Re: [Ideas] [lisp] WG Review: IDentity Enabled Networks (ideas)

Toerless Eckert <tte@cs.fau.de> Fri, 03 November 2017 17:53 UTC

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Date: Fri, 3 Nov 2017 18:52:58 +0100
From: Toerless Eckert <tte@cs.fau.de>
To: Tom Herbert <tom@herbertland.com>
Cc: Christian Huitema <huitema@huitema.net>, Padma Pillay-Esnault <padma.ietf@gmail.com>, "ietf@ietf.org" <ietf@ietf.org>, "ideas@ietf.org" <ideas@ietf.org>, Dino Farinacci <farinacci@gmail.com>, "lisp@ietf.org list" <lisp@ietf.org>
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Subject: Re: [Ideas] [lisp] WG Review: IDentity Enabled Networks (ideas)
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Thanks, Tom, inline

On Thu, Nov 02, 2017 at 08:30:11AM -0700, Tom Herbert wrote:
> Toerless,
> 
> That maybe true, but personal devices, such as smart phones and cars
> that are associated with individuals, are hardly going away anytime
> soon. How addresses are assigned to these devices has a material
> impact on individual privacy. Even right now there are two long
> threads on v6ops right now that are delving precisely into privacy of
> IPv6 addresses that may be relevant. This includes discussion about
> CGNAT and efforts by some governments to illegalize it because the
> privacy it gives is too strong for law enforcement.

Sure. All i was saying is that we should not dismiss solutions if they
do not help to improve privacy. It reminds me of the congestion control
principles and the fact that a lot of money is made with video in
controlled networks without congestion control. As in: "Sorry, we couldn't
build a great solution for sensor devices in manufacturing plants because
those solutions wouldn't pass the privacy bar".

I am not even aware if we have good characterizations of solutions
vs. privacy like IMHO we have for congestion control, but of course its
a more complex topic. (IMHO: lot more cases IMHO to distinguish).

That being said, i would of course love to see that we leverage IDEAs to
also create options that (could) enhance privacy, i just don't think that
we will make a lot of progress if we can not do this work in a WG but
if all the complex issues have to be resolved on pre-wg mailing lists before
even charters are accepted. This is part of whats wrong with the IETF
if i may say so.

For example, Christian contested that long lived identifiers help to
improve privacy (for device = individual case) and those arguments about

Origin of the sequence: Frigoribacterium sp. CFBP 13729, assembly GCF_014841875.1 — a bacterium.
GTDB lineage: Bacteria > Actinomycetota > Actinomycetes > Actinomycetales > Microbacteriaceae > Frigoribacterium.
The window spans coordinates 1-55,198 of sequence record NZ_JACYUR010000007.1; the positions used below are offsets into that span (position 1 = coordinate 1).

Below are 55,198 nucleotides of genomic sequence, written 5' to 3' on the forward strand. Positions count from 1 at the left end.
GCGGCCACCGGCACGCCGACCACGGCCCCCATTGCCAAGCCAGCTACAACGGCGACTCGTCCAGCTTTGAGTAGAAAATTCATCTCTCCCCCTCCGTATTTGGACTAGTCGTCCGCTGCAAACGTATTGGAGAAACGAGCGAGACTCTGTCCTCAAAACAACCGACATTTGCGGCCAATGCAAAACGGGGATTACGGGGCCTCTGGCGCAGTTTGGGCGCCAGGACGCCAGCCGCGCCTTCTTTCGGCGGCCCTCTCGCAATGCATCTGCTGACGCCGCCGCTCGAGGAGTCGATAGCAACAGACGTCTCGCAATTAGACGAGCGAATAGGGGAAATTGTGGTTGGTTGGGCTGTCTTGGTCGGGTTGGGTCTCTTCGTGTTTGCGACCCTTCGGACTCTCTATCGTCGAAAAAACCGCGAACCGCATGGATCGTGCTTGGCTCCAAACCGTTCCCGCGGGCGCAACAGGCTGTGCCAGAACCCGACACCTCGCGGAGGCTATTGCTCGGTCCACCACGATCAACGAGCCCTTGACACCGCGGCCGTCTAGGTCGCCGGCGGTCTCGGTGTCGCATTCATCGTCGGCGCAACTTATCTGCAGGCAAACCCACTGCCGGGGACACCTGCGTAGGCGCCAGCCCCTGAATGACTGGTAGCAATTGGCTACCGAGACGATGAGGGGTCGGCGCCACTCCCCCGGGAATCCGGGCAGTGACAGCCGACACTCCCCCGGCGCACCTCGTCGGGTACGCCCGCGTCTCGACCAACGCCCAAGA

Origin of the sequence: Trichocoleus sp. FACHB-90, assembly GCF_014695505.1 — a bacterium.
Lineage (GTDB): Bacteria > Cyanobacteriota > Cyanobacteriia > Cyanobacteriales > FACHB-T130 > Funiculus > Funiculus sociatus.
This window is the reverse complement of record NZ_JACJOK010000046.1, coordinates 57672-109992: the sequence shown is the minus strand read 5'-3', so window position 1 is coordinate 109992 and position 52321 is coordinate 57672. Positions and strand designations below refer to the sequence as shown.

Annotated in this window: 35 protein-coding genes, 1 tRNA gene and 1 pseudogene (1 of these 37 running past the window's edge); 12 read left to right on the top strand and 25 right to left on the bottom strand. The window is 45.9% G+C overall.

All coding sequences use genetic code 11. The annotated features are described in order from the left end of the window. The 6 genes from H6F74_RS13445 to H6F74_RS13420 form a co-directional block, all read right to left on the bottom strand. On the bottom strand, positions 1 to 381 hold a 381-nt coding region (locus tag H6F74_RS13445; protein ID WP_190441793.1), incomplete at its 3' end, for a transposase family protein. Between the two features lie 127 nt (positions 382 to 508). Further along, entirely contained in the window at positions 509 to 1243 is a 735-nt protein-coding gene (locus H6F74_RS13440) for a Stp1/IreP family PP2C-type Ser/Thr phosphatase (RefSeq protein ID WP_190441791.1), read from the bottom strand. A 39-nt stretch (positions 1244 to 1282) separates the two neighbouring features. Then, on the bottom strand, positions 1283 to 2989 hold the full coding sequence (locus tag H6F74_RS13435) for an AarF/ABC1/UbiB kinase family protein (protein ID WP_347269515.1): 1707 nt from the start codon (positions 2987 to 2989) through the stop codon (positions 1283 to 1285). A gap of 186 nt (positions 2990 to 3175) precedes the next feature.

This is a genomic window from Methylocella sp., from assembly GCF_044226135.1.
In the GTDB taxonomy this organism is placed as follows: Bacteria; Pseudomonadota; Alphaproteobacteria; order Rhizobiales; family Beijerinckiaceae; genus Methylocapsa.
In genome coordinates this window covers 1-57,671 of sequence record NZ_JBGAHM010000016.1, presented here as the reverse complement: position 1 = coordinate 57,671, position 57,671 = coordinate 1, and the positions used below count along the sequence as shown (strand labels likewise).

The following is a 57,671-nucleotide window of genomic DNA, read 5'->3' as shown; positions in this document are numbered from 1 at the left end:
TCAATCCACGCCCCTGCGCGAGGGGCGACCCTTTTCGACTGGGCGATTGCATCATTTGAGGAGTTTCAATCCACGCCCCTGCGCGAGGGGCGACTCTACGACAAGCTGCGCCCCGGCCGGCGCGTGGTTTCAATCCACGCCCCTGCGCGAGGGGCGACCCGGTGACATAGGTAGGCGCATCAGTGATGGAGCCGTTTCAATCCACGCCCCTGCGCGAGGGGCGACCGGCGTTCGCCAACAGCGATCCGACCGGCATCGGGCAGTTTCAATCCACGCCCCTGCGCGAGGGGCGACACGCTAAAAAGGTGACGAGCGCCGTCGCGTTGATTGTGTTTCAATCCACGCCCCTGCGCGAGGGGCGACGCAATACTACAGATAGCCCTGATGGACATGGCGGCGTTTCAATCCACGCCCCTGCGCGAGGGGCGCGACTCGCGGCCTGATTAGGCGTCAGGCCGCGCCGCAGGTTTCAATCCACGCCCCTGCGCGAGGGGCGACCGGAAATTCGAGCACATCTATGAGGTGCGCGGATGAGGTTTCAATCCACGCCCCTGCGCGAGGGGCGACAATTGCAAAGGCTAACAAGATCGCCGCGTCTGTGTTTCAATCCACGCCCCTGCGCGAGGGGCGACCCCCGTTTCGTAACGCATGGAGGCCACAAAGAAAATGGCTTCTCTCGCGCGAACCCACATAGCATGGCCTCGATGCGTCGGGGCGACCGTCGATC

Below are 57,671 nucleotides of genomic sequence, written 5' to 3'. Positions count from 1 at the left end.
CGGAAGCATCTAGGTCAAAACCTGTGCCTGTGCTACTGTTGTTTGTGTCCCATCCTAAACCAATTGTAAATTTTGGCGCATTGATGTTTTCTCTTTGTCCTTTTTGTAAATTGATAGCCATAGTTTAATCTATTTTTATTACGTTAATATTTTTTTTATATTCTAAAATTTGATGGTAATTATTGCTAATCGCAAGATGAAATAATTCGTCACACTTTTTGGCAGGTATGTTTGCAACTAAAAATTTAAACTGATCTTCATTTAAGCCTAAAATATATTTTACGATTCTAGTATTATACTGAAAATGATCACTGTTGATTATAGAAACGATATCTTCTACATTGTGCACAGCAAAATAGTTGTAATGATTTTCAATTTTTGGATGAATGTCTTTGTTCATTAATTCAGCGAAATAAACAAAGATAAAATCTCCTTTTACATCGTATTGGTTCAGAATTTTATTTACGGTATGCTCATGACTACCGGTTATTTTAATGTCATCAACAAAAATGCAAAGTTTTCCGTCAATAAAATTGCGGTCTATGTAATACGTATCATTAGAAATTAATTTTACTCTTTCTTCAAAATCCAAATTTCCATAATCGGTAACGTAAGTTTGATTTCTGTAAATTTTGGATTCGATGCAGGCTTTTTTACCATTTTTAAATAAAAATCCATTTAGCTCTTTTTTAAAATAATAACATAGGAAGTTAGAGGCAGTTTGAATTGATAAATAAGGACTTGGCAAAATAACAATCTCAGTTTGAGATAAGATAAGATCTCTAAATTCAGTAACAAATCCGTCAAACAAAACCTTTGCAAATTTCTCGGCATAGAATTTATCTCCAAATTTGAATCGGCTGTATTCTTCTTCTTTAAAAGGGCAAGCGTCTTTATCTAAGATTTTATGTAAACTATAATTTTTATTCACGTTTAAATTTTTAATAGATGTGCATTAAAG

privacy had the IESG turn their opinions.

IMHO: The long-lived identifiers are meant to be functionally limited. You do
increase the bar of identifying an individual when you do this because the
web applications need to do more work to correlate application layer
information across multiple functional identifiers.

So, how & where do we even create a common understanding about the qualitative and
quantitative privacy benefits of technology options if not in a WG. Functional
identifiers just being one example. 

Even more fundamentally: If each individual application layer function requires
authentication via e.g.: government, google or facebook ID, and all those
web services are free to correlate their information in the backend, any
network layer privacy work is just like growing organic tobacco.

Which is why i really would like to know what the state of requirements/BCP etc.
is re. privacy at app layer in the IETF, because without that knowledge, i can
only define the privacy benefits of a network layer enhancement under the
ASSUMPTION of particular application behavior.

My impression of IETF policy is "you have to trust the web services
provider (not to share/correlate/abuse user/client information)" and in the
same breath "you can not trust the network service provider (to behave in the
same way)". Would love to get pointed to documents proving this impression to
be wrong. Especially the option that there can be network providers that
users may want to trust more than arbitrary web services providers should IMHO
be acknowledged. And thats definitely an option i think is worthwhile to build
solutions against. 

Cheers
    Toerless

> Tom